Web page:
WOODRIDGE — While praising DuPage County’s accomplishments in business and governance, County Board Chairman Dan Cronin had to couch it with one unavoidable fact of geography: DuPage is still within Illinois.
In a state of the county address Thursday, Cronin recapped high points from his two years in office, including consecutive years of budget cuts, a smaller county staff and plans to streamline government agencies.
Those steps, which have helped keep the county’s property tax rate down, are among the many factors that have kept DuPage County an attractive destination for businesses, Cronin said.
So as state lawmakers feud over Illinois’ intractable fiscal problems, Cronin suggested they look to DuPage as an example.
“I believe that DuPage can be a bright light in the dim prospects of economic growth and job creation in our state,” he said.
Cronin delivered his remarks over a luncheon with scores of business leaders and elected officials from Downers Grove, Lisle, Westmont and Woodridge.
He has delivered similar comprehensive addresses before — recently to the Naperville Area Chamber of Commerce in September. Since that speech, the County Board has approved a budget that trims $8.1 million in spending from last year.
But state lawmakers, in the same timeframe, have made little measurable progress on the state’s looming pension problem — a nearly $100 billion unfunded liability that has led to multiple downgrades of the state’s credit rating.
In 2011, Illinois led the nation in out-of-state migration, and was second in 2012 only behind superstorm-ravaged New Jersey, Cronin noted.
“The impact of this flight out of our state is immense,” he said, citing a statewide think-tank. “Illinois lost out on $26 billion in taxable income between 1995 and 2009 due to folks moving out of state.”
Cronin contrasted the state’s fiscal disarray with DuPage’s “responsible, frugal” government.
“Since our budget is in solid shape, we are in the unique position of having the ability to turn our focus in to what’s happening at several of the county’s independent agencies,” he said.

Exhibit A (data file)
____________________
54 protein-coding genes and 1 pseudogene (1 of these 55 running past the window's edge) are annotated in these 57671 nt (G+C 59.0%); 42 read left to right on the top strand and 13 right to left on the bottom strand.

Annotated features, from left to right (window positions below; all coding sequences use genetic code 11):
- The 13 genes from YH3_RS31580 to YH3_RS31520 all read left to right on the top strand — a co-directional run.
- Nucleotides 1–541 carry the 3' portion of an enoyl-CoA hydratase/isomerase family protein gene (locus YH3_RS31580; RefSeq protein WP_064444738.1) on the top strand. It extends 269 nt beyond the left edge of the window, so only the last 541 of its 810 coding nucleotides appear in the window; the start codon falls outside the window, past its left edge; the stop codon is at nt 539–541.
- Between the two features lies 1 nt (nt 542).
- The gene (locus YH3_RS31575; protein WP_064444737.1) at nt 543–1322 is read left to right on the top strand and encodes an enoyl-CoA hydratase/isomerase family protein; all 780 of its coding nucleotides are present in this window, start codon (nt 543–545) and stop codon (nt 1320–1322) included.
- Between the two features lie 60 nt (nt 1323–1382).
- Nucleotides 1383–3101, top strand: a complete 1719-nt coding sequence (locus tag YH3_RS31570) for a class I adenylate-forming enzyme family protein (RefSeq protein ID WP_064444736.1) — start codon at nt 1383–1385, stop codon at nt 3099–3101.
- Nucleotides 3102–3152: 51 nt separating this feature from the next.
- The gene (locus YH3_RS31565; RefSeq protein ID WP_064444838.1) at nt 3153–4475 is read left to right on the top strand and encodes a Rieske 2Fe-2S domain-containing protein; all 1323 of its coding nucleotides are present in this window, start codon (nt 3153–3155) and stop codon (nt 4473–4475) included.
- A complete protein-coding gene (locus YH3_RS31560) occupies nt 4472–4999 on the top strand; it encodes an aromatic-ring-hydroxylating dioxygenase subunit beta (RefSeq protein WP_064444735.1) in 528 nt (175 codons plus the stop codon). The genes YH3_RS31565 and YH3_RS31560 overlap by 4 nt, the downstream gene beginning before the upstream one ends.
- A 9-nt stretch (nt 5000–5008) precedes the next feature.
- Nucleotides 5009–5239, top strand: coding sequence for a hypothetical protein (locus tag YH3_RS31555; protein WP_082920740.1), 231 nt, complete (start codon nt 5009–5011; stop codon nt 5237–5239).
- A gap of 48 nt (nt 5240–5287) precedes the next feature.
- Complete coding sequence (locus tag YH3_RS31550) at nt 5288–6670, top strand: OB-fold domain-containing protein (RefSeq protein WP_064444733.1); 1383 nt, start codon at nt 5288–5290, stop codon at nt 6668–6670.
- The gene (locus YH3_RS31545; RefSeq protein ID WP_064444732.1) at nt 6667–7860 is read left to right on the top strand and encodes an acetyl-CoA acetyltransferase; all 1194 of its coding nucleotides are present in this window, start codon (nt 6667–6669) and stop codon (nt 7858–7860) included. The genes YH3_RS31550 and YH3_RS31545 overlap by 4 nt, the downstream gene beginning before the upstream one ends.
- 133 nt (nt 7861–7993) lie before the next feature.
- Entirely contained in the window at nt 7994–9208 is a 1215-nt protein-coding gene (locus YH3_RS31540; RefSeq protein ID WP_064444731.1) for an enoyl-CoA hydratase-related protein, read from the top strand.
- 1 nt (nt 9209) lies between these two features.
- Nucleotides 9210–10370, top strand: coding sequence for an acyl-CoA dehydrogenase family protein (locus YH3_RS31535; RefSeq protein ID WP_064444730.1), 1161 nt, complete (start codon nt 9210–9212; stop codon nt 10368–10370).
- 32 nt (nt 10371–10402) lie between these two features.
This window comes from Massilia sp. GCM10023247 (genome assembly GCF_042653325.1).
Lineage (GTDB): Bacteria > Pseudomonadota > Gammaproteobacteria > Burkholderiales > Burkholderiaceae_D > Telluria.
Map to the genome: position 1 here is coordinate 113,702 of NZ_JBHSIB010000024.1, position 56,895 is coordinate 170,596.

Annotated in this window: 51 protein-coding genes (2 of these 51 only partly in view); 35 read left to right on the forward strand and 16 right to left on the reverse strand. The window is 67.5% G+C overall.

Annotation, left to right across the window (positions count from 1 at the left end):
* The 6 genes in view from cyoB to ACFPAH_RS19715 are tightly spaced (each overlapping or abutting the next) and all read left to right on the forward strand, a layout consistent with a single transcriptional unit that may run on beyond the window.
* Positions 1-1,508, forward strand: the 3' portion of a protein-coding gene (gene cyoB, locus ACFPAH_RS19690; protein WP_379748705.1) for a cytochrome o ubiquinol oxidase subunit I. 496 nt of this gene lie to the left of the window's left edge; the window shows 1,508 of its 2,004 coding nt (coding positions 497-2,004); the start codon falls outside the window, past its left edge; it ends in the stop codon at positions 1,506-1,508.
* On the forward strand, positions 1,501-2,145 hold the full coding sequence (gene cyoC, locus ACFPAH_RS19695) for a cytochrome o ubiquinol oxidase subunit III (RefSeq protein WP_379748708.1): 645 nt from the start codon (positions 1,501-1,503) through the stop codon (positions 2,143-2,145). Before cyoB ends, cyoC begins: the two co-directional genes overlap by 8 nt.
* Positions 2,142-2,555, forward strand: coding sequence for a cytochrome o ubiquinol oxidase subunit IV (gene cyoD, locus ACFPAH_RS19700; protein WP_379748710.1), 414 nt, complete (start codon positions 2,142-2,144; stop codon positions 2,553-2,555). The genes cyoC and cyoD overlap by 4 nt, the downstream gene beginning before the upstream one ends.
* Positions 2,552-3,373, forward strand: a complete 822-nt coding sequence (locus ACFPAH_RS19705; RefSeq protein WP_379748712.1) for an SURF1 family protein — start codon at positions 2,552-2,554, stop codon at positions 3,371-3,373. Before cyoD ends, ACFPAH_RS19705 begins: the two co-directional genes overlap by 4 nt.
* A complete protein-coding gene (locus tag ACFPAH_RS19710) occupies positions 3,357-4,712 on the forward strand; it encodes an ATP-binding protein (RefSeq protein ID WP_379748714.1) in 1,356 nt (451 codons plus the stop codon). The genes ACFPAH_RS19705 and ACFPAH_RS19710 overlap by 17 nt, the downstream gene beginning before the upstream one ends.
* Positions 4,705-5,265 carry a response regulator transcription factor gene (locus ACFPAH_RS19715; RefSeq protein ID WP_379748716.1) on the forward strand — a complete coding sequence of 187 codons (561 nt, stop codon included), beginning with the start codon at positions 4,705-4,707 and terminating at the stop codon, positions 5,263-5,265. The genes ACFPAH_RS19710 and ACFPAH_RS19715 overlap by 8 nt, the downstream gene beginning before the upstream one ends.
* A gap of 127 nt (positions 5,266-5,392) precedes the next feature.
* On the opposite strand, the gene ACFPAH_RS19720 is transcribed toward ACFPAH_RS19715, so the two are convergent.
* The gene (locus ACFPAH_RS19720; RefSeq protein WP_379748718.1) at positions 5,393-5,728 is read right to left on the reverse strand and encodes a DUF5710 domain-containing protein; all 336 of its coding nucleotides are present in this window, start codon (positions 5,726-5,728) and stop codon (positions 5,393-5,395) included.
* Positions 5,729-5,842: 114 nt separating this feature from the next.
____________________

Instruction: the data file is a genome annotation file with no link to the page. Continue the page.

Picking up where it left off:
Last year, the county commissioned an accounting firm study of two dozen agencies, looking for inefficiencies. The firm’s findings led to the DuPage ACT initiative — or “accountable, consolidation and transparency.”
Agencies have updated hiring processes and reviewed salaries and benefits. Several have cut cell phones and credit cards.
“I don’t see the need for any credit cards in government frankly,” Cronin said.
Cuts within the Election Commission alone are slated to save nearly $600,000 over the next three years, he said.
“It is my belief that DuPage County is ripe — is ripe — to serve as a laboratory to determine what works and what doesn’t,” he said.
The steps have helped keep costs down for taxpayers; DuPage County’s property tax levy has stayed even at $66.6 million the past three years. That, along with the county’s unparalleled quality of life, is key for economic development, Cronin said.
But there is stiff competition from the east, Cronin said.
“We have a mayor in Chicago that’s very aggressive about calling and poaching business,” he said.
In recent years, several large companies left their suburban offices for space in the city, often with tax incentives attached. The former Sara Lee, for instance, received $6.5 million in 2012 when it moved its headquarters from Downers Grove to the Loop.
But DuPage County is just as serious about economic recruitment, Cronin said.
“We will go to great lengths in accommodating those businesses,” he said. “To the extent that we can offer incentives, we’ll play that game.”
The remarks were generally welcomed by the business leaders in attendance.
“We’re fortunate to have a very well run county here in DuPage,” said Michael Cassa, who as director of the Downers Grove Economic Development Corp. is tasked with attracting businesses to the village.
“My job’s made a lot easier by the policies and practices of DuPage County.”